The 2021 Oscar nominations have been unleashed around the world and, like every year, people have strong feelings.
Before we dive in, let’s clarify one thing: The Oscars are a remarkably flawed way to value good storytelling. Snubs and surprises don’t – or, at least, should not—Designed a lot for the inherent quality of a movie. What are the Oscars are is a fascinating finger on the pulse of power in Hollywood, and how that power is unevenly and often jarring. So while the changing trends and deserving nominees are worth celebrating, it’s important to remember that none of these announcements take place in a vacuum. This may be the first year that more than one woman has been nominated for Best Director – and the first year that a Woman of Color has been nominated in that category, ever – but it still means it took nearly a century to happen. This story does not evaporate overnight.
With that in mind, let’s talk about snubs and surprises.
Snub: Regina King is not nominated for directing One night in Miami.
Case in point: While the Academy of Cinema Arts and Sciences may finally feel comfortable nominating two women for Best Director, it seems they are not yet ready to consider three. King, whose acclaimed time in the director’s seat for One night in Miami positioned her as a shoo-in for best director, hasn’t received a nod this year.
Surprise: Steven Yeun becomes the first Asian American actor to be nominated for Best Actor.
The surprise here isn’t that Yeun was nominated for his Breathtaking Tour Minari, but more that he is the first Asian American actor to be nominated in the category, ever. When an awards ceremony has been around since 1929 and still celebrates “firsts” on a regular basis, this should tell you something about the validity of the awards themselves. Still, it’s a moment worth applauding for Yeun, whose work in Minari is nothing less than to pierce.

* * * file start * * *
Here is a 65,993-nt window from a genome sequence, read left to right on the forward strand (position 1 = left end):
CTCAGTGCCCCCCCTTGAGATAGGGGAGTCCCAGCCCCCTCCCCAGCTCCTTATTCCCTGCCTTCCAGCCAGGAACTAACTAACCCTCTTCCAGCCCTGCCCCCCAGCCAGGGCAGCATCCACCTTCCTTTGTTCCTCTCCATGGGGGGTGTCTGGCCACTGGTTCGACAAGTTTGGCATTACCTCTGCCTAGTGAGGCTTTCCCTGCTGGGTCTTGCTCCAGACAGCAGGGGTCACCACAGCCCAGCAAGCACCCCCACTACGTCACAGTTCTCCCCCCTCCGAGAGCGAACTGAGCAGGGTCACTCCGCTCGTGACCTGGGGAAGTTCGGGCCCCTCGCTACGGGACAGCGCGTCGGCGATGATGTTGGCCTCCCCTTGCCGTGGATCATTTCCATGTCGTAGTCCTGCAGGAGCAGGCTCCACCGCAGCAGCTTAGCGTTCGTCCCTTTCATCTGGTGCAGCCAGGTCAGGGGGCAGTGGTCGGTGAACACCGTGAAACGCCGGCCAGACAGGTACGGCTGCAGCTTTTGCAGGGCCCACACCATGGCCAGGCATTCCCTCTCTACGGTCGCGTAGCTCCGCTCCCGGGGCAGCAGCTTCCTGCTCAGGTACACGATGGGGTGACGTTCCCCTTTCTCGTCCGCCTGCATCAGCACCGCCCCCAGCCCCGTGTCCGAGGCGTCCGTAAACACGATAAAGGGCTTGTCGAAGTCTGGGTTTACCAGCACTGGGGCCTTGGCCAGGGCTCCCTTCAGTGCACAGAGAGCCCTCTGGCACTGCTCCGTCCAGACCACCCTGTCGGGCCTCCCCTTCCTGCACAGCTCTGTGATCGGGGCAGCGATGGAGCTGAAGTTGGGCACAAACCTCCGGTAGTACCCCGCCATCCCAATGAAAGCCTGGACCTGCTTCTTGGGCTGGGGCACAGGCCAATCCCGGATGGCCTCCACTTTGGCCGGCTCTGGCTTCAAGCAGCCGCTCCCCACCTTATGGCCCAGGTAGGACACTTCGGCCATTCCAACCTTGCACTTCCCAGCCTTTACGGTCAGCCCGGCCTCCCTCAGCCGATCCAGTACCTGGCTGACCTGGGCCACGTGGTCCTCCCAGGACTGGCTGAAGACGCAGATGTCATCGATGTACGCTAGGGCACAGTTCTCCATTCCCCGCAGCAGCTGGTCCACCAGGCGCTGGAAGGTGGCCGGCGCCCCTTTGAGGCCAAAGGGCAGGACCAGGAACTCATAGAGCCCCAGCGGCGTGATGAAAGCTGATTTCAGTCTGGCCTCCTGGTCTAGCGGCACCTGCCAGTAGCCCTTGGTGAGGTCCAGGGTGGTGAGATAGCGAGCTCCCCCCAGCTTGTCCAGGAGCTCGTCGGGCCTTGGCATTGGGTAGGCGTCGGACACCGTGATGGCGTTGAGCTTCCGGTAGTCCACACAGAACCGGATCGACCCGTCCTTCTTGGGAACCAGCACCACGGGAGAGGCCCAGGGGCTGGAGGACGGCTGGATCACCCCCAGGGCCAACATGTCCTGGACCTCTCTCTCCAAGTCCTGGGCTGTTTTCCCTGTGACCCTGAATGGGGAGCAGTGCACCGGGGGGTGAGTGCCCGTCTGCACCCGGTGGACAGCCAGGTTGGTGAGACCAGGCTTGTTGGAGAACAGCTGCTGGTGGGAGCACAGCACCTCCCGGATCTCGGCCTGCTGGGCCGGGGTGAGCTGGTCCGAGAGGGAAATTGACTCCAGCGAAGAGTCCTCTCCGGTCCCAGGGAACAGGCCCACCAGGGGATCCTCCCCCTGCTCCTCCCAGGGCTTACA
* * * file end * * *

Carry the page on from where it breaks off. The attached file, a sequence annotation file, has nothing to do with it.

Snub: Never Rarely Sometimes Always gets no love.
The critically adored drama directed by Eliza Hittman Never Rarely Sometimes Always That’s not a shocking snub given his run under the radar for much of awards season, but that doesn’t make the lack of recognition any less frustrating. Especially when the topic – access to abortion, or the lack of it – is perhaps more polarizing and essential than ever.
Surprise: Daniel Kaluuya and Lakeith Stanfield are nominated for Best Supporting Actor.
The recognition is fabulous. The category is… weird. Daniel Kaluuya and Lakeith Stanfield, stars of Judas and the Black Messiah, earned a nod, but was named Best Supporting Actor rather than Best Actor. This is confusing for a number of reasons, but not least because it begs the question: if they are both supporting actors, who the hell was the head of? Judas?
Snub: Delroy Lindo does not win a nomination for Da 5 bloods.
Spike Lee is gorgeous Da 5 bloods has been almost universally excluded from Oscar consideration this year, in short, a nod to the best original music. But perhaps one of the most egregious snubs of this awards season has been Delroy Lindo’s lack of recognition. His performance as Paul, one of the five “Bloods” that made up a group of black soldiers in the US Army during the Vietnam War, has been consistently praised by critics and even earned him a Critics’ Choice Award. . But it didn’t get enough attention to get him the Oscar gold medal.
Surprise: Jodie Foster’s Golden Globes won spit.
The Golden Globes are usually good news for an actor or actress’ prospects at the Oscars, but this year Jodie Foster’s spotlight has gone off and on. After winning the Globe Supporting Actress for her performance in Mauritanian, the acclaimed but low-key film apparently couldn’t do more for her.
Snub: Dick Johnson is dead is ignored.
The Documentary category seemed to be the niche where many of the morning’s surprises unfolded. Both Boys state and Dick Johnson is dead, two of the year’s most acclaimed documentaries, were eliminated from the competition. Johnson ‘The absence of s is particularly glaring, given its popularity among doc enthusiasts. Still, it’s a surprise in itself that one of the most controversial categories of this year’s Oscar nominations was Best Documentary. What that says about the Academy of Motion Picture Arts and Sciences – and its changing priorities – remains to be seen.
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